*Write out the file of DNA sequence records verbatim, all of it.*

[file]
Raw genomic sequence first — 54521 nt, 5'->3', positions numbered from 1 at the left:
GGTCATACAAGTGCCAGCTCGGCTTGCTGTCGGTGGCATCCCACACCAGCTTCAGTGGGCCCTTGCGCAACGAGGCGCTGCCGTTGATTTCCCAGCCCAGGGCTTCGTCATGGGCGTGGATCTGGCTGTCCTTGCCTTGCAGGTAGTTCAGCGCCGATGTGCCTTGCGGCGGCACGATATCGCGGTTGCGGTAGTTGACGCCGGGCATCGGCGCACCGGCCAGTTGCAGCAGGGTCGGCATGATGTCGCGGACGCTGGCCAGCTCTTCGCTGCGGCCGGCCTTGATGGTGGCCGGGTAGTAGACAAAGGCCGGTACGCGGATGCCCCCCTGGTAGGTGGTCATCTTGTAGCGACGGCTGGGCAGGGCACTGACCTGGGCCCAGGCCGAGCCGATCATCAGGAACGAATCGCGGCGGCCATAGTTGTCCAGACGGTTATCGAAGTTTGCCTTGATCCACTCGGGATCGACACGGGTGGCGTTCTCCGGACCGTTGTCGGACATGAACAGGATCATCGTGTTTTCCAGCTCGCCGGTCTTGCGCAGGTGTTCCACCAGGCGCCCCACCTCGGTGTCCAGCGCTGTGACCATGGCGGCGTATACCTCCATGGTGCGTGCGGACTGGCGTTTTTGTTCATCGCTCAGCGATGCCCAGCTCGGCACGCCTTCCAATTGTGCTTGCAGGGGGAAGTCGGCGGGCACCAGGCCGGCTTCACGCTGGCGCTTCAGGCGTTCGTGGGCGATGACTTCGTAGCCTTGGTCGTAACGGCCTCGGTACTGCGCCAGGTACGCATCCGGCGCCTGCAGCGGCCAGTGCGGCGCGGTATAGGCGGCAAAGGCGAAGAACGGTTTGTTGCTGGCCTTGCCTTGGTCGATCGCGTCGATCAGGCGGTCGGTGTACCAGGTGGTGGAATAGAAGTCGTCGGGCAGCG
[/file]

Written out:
Raw genomic sequence first — 54521 nt, 5'->3', positions numbered from 1 at the left:
GGTCATACAAGTGCCAGCTCGGCTTGCTGTCGGTGGCATCCCACACCAGCTTCAGTGGGCCCTTGCGCAACGAGGCGCTGCCGTTGATTTCCCAGCCCAGGGCTTCGTCATGGGCGTGGATCTGGCTGTCCTTGCCTTGCAGGTAGTTCAGCGCCGATGTGCCTTGCGGCGGCACGATATCGCGGTTGCGGTAGTTGACGCCGGGCATCGGCGCACCGGCCAGTTGCAGCAGGGTCGGCATGATGTCGCGGACGCTGGCCAGCTCTTCGCTGCGGCCGGCCTTGATGGTGGCCGGGTAGTAGACAAAGGCCGGTACGCGGATGCCCCCCTGGTAGGTGGTCATCTTGTAGCGACGGCTGGGCAGGGCACTGACCTGGGCCCAGGCCGAGCCGATCATCAGGAACGAATCGCGGCGGCCATAGTTGTCCAGACGGTTATCGAAGTTTGCCTTGATCCACTCGGGATCGACACGGGTGGCGTTCTCCGGACCGTTGTCGGACATGAACAGGATCATCGTGTTTTCCAGCTCGCCGGTCTTGCGCAGGTGTTCCACCAGGCGCCCCACCTCGGTGTCCAGCGCTGTGACCATGGCGGCGTATACCTCCATGGTGCGTGCGGACTGGCGTTTTTGTTCATCGCTCAGCGATGCCCAGCTCGGCACGCCTTCCAATTGTGCTTGCAGGGGGAAGTCGGCGGGCACCAGGCCGGCTTCACGCTGGCGCTTCAGGCGTTCGTGGGCGATGACTTCGTAGCCTTGGTCGTAACGGCCTCGGTACTGCGCCAGGTACGCATCCGGCGCCTGCAGCGGCCAGTGCGGCGCGGTATAGGCGGCAAAGGCGAAGAACGGTTTGTTGCTGGCCTTGCCTTGGTCGATCGCGTCGATCAGGCGGTCGGTGTACCAGGTGGTGGAATAGAAGTCGTCGGGCAGCG